The line turns north near Paulina Street stopping at 18th and Polk stations crosses over the Eisenhower Expressway. Here, a two track non-revenue branch diverges that descends to the expressway to provide a non-revenue track connection to the Blue Line, it continues on the Paulina Connector to share tracks with the Green Line on Lake Street with stops at Ashland and Clinton, before operating around the Loop clockwise. The Pink Line operates between 54th/Cermak and the Loop weekdays from 4 a.m. to 1:25 a.m. and weekends from 5 a.m. to 1:25 a.m. On weekdays, service runs every eight to ten minutes during rush hour, 12 minutes during midday, 12-15 minutes at night. On Saturdays and Sundays, early minute service runs every 15 minutes, increasing to 12 minutes the rest of the day, with night service running every 15 minutes. Service after midnight runs every 20 minutes; the Pink Line is operated with the Bombardier-built 5000-series railcars. Trains operate using four cars on weekends; the Pink and Green Lines borrow each other's cars when either line is short on cars.
Since September 17, 2018, two cars sets assigned to the Pink Line make weekda
54th/Cermak is a station on the Chicago Transit Authority's'L' system, serving the Pink Line, is the western terminus of this line. It was the terminus of the former Cermak branch of the Blue Line, it is located at Laramie Avenues in Cicero, Illinois. It is the only terminal with only one track used for service. Trains board on the eastern half of 54th/Cermak station and unload on the western half. Known as the Cicero-Berwyn Terminal, it is located about 1 mile from the city of Berwyn. Tracks continue westward to the maintenance and storage yard for Pink Line trains. CTA 21 Cermak N60 Blue Island/26th Pace 316 Laramie Avenue 322 Cermak Road/22nd Street 771 Brookfield Zoo Express/CTA Pink Line Media related to 54th/Cermak at Wikimedia Commons 54th/Cermak Station Page at Chicago-L.org CTA Pink Line 54th/Cermak Station Page CTA - Train schedule: PinkRidership figures, 2009 Laramie Avenue entrance from Google Maps Street View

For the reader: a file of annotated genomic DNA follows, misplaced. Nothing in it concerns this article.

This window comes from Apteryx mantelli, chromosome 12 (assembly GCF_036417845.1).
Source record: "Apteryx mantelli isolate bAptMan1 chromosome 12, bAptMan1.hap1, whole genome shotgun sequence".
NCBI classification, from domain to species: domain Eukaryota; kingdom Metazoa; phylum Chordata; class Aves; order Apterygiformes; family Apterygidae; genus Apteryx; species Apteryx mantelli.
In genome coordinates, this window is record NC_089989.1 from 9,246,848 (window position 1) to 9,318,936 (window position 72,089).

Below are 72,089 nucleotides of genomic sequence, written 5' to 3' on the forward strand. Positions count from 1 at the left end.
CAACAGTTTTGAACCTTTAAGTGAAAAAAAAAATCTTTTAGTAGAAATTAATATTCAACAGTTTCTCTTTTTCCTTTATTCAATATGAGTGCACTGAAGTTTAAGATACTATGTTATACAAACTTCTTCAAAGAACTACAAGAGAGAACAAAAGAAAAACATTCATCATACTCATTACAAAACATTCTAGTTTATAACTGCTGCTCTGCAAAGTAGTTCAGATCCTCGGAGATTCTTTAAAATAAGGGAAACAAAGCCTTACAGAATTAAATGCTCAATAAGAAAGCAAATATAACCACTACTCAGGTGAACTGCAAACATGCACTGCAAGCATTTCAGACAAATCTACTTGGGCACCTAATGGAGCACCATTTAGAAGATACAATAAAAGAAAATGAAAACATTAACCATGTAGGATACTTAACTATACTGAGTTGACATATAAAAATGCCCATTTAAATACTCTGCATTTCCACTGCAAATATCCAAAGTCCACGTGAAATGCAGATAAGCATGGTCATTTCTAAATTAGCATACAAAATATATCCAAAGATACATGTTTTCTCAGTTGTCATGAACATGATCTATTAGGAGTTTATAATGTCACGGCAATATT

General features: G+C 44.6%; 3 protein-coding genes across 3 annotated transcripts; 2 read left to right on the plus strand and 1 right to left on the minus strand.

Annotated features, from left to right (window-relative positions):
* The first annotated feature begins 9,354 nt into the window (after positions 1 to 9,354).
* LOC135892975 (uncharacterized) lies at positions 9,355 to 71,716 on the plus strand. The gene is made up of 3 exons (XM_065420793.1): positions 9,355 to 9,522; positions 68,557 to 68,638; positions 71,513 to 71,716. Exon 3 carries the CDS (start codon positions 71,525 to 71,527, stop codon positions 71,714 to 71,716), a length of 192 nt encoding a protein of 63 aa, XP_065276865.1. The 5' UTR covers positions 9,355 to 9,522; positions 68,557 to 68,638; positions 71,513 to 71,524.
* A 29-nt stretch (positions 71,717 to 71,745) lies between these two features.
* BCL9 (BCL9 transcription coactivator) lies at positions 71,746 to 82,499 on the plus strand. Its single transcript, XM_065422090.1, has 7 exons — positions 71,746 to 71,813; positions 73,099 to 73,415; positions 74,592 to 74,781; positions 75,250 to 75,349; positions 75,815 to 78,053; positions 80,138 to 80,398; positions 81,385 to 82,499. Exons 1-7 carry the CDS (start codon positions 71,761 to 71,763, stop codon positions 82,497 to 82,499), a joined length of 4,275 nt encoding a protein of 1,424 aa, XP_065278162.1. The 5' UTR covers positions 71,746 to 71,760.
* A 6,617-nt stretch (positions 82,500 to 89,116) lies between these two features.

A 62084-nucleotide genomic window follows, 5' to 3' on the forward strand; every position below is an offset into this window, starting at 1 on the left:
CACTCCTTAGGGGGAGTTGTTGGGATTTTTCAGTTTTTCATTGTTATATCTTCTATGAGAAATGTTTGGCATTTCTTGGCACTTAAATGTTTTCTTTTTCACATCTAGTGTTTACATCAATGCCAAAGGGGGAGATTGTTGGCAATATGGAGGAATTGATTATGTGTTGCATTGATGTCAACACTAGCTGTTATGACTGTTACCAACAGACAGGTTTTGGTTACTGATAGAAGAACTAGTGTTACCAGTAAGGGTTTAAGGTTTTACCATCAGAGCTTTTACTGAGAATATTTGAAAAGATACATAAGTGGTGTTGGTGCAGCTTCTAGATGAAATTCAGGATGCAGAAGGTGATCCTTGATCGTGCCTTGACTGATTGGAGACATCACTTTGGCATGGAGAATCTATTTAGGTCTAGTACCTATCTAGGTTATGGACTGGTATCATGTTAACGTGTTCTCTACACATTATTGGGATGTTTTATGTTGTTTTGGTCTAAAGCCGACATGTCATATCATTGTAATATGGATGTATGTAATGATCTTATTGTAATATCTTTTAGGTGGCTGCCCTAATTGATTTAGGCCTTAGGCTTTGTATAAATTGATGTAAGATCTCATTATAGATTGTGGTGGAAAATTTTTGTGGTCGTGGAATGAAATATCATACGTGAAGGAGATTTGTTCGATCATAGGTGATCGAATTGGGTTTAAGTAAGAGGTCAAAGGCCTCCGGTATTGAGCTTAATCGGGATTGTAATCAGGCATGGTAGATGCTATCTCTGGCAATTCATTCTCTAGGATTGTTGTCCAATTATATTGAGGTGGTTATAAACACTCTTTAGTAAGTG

Harold Washington Library – State/Van Buren station
Harold Washington Library-State/Van Buren is an'L' station serving the CTA's Brown, Orange and Purple Lines. The station was to have direct access to the second floor of the Harold Washington Library building, but this direct connection was never built. Farecard transfers are available at the station for the Blue and Red Lines via the Jackson/Dearborn and Jackson/State subway stations, respectively, it was known as State/Van Buren when it first opened in 1897. The original station closed on September 2, 1973, along with six other stations, due to low ridership, demolished in 1975; the new station was rebuilt and reopened on June 22, 1997 in order to serve the Harold Washington Library. The Chicago Transit Authority board voted unanimously on Wednesday, October 6, 2010, to rename the station to its current name. CTA 2 Hyde Park Express 6 Jackson Park Express 10 Museum of Science and Industry 22 Clark 24 Wentworth 29 State 36 Broadway 62 Archer 146 Inner Drive/Michigan Express 147 Outer Drive Express Media related to Harold Washington Library-State/Van Buren at Wikimedia Commons Harold Washington Library-State/Van Buren Station Page Historic American Engineering Record No.
IL-1-B, "Union Elevated Railroad, State Street Station" CTA - Train schedules: Brown Purple Orange PinkRidership figures, 2009 Dearborn Street exit-only stairs from Google Maps Street View State Street entrance from Google Maps Street View
The Loop (CTA)
The Loop is the 1.79-mile long circuit of elevated rail that forms the hub of the Chicago "L" system in Chicago, Illinois. As of 2012, the branch has served 74,651 passengers every weekday; the Loop is so named because the elevated tracks loop around a rectangle formed by Lake Street, Wabash Avenue, Van Buren Street, Wells Street. The railway loop has given its name to Chicago's downtown, known as the Loop. Numerous accounts assert that the use of this term predates the elevated rail, deriving from the multiple cable car turntables, or loops, that terminated in the district, those of two lines that shared a loop, constructed in 1882, bounded by Madison, Wabash and Lake. However, transportation historian Bruce Moffat has concluded that "The Loop" was not used as a proper noun until after Charles Yerkes' 1895–97 construction of the elevated structure; the Loop includes eight stations: Clark/Lake and State/Lake are on the northern leg. In 2011 20,896,612 passengers entered the'L' via these stations.